It’s fair to say that gMark is too mythologised and slanted to give us particularly reliable information about the details of Jesus’s life, and also fair to say that, if we only had gMark and no other evidence, then we simply wouldn’t be able to tell whether Mark was writing about a real character or a fictional one. But Price has unfortunately fallen far short of his claim to have given us ‘overwhelming concrete evidence’ that the book is entirely fictional.

‘Deciphering The Gospels Proves Jesus Never Existed’ review: Chapter Two, Part One

‘Deciphering the Gospels’, by R. G. Price, argues the case for Jesus mythicism, which is the view that Jesus never really existed on earth but was a mythical figure in the same way as Hercules or Dionysus. (The author is not the same person as Robert Price, also a Jesus mythicist author.) I’m an atheist who holds the opposing (and mainstream) view that Jesus did exist, as a normal, non-divine, human being. I’m therefore reviewing Price’s book to discuss his arguments and my reasons for disagreeing.

The first post in this book review is here. All subsequent posts will be linked at the end of that post as they go up.

[Read more…]

Darwintine: Romance reviews. (And a little fundraising.)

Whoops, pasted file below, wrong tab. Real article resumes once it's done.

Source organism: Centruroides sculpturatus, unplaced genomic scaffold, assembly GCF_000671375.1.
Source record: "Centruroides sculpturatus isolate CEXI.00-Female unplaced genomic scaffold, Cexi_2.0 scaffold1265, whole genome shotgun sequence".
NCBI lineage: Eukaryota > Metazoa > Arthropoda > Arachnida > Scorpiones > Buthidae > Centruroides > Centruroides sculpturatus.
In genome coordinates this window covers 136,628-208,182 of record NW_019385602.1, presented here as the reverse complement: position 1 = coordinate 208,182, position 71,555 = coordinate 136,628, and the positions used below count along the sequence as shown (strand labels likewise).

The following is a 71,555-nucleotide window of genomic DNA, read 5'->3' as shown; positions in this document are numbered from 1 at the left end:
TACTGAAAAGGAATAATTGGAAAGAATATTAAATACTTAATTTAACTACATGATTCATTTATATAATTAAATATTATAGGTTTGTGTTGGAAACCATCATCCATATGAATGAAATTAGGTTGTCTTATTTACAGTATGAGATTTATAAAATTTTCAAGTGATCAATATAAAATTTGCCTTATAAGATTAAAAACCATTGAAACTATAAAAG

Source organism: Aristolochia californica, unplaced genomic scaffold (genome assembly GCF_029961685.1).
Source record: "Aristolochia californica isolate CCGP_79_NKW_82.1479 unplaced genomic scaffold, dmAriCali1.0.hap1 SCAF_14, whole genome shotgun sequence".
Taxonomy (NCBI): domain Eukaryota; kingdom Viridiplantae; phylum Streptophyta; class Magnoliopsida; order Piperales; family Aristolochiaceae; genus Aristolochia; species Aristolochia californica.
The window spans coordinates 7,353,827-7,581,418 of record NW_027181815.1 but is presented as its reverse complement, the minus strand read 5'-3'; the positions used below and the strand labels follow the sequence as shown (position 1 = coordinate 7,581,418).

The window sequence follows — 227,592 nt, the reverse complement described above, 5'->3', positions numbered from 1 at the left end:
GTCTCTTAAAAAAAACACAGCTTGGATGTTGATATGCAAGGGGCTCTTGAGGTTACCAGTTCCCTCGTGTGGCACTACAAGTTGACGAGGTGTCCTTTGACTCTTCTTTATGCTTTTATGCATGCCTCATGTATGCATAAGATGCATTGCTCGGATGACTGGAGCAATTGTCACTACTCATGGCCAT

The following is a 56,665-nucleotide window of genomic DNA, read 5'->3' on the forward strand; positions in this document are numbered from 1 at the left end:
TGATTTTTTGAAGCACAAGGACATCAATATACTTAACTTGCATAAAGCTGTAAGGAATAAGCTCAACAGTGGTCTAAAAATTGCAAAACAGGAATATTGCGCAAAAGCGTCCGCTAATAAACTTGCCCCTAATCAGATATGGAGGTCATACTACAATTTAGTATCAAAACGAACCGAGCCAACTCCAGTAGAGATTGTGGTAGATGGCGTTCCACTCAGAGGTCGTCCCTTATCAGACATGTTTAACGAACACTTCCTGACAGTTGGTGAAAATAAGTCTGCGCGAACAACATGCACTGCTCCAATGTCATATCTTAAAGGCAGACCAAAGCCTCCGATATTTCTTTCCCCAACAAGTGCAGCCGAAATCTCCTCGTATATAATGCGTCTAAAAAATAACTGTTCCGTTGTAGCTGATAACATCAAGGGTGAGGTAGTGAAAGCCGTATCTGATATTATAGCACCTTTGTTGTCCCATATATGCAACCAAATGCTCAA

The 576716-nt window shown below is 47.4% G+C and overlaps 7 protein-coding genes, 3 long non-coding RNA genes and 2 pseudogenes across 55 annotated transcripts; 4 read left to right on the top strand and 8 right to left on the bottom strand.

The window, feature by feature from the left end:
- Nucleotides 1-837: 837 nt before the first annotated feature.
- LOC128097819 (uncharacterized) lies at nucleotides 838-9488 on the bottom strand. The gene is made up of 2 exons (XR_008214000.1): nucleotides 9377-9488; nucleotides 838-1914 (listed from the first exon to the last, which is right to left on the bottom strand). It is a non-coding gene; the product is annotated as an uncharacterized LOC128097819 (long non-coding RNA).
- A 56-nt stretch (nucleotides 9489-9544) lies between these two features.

Well, hello, all; it’s that time of the month again. Yup, the time when we wow you with the talents of assorted FTBers, partly just because we can but also partly because we’re hoping some of you might be persuaded to donate to our ongoing (and, thanks to you, reasonably successful) efforts to pay off the SLAPP lawsuit from a few years ago, which you can read all about here (long version; previous link is the short version).

This month, as you might have noticed, the theme is ‘Darwintine’.

(Picture courtesy of Iris.) We’re blending Darwin’s birthday with Valentine’s Day and providing contributions related to evolution, love, or both. Thus, several of the bloggers are collaborating on a story chain with the title ‘Natural Selection‘, several are writing fiction for the prompt ‘The Descent of Man’, and I believe that our very own published poet, Megan Rahm, is going to be providing a reading of some of her erotic poetry. I don’t have that level of talent myself, but please do go and enjoy the work of those who do!

However, I have thought of one appropriate contribution that I can make to the spirit of the day and the blogging platform. You know I’ve been putting all this time into picking apart a terrible, horrible, no-good, very bad romance novel? Well, today, just for once, I’m going to do the exact opposite. I’m going to review a couple of romance series that I really love, and that promote healthy views of relationships and progressive views on social justice issues. And, if you have your own recommendations, please chime in in the comments; I would love to make this a yearly thing and have more to review by next year.

First up: the ‘By The Numbers‘ series (serieses?) by Abigail Barnette, who is none other than Jenny Trout writing under a pen name. (Yup; that’s the Jenny Trout whose partial snarkreview of ‘Beautiful Disaster’ is what got me into snarkreviewing ‘Walking Disaster’.) ‘By The Numbers’, which most of the readers probably think of as ‘the Ian-and-Penny series’ (or is that just me?), is a spin-off double-series from Jenny’s Sophie Scaife series.